Superior Family Hits, Rescues Bald Eagle
Animal Recovering at Raptor Center
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A bald eagle has a brave mother and son from Superior to thank for saving its life.
They were driving home from the family cabin last week when they spotted the animal eating road kill.
But what happened next would surprise them even more.
“I kind of said, ‘Oh my god! There’s an eagle! We’re going to hit this eagle!” said Robbi Tribbey, describing the scene.
Within seconds, the rare sighting of a bald eagle turned into a rescue operation.
“It was definitely a different experience,” said Devin Lindberg, Tribbey’s son.
Tribbey hit the bird after she said it came out of nowhere, and without hesitation, she and her son got out of the car to help.
“We kind of shooed her into the ditch so that oncoming traffic wouldn’t hit her again,” said Tribbey.
She shielded the bird with a blanket while Lindberg scooped her up in his arms.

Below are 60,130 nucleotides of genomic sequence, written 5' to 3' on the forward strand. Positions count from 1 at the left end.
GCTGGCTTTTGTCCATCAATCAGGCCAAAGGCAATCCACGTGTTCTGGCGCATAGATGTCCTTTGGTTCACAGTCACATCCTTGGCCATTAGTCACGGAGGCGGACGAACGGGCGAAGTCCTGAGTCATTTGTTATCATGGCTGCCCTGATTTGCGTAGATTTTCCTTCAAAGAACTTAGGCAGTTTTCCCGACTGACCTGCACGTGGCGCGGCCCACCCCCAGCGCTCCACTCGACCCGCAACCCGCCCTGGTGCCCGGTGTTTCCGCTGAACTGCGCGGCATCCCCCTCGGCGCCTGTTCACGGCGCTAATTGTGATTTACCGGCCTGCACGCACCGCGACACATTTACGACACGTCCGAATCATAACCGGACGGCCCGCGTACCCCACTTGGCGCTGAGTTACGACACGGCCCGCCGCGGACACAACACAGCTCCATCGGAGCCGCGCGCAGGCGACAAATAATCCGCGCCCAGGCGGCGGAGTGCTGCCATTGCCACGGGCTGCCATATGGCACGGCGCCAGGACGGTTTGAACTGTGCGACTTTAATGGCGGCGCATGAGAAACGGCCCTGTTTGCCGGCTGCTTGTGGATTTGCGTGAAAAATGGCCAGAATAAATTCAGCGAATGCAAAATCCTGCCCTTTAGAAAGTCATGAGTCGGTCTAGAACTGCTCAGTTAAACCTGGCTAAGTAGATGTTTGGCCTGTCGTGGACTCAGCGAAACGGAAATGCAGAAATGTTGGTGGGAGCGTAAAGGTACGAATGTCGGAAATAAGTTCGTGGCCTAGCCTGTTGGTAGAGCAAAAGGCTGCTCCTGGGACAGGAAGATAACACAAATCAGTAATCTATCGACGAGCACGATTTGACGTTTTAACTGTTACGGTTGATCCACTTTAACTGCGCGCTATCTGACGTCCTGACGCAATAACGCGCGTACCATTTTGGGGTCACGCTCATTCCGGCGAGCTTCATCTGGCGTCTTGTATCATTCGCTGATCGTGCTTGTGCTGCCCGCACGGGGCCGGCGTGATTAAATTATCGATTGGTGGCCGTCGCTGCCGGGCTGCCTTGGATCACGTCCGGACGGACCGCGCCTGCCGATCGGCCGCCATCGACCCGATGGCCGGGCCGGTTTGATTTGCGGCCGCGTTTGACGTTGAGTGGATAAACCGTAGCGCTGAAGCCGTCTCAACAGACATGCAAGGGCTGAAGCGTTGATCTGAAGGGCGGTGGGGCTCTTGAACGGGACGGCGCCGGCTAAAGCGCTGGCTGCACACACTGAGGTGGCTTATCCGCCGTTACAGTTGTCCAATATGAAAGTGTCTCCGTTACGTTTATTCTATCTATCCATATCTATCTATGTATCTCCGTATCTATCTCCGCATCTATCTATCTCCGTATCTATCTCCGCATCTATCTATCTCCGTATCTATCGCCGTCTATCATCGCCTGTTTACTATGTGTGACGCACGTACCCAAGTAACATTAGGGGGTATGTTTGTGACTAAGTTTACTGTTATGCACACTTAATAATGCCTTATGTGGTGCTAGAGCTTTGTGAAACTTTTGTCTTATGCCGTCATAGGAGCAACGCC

“He had some experience at school learning about raptors and eagles. I just told him, ‘Keep the talons away from you, keep the talons pointed out from you,’” explained Tribbey.
For 50 miles, Lindberg sat with the bird in a box on his lap.
It was then that he would name her America.
“I just knew I had to help it, within an hour, to some sort of medical care,” he said.
But all help had closed up for the night, so the eagle spent the night at the Tribbey’s in a dog crate where it was quiet and dark.
“When we got her home, she was laying her head on the side of the crate. We both kind of touched her side of the head. So we had our little bonding,” smiled Tribbey.
The next morning, a trip to Wildwoods got America the help she needed.
“They received her with open arms,” said Tribbey.
Now the family waits holding out hope America will once again soar Minnesota’s skies.
“I hope it gets better and I’d like to see America released,” said Lindberg.
America is currently at the Raptor Center in St. Paul and will be released in four to six weeks.
This isn’t the first time the family has rescued an animal.
Tribbey says she and her two sons once helped an injured fawn that was in the middle of the road.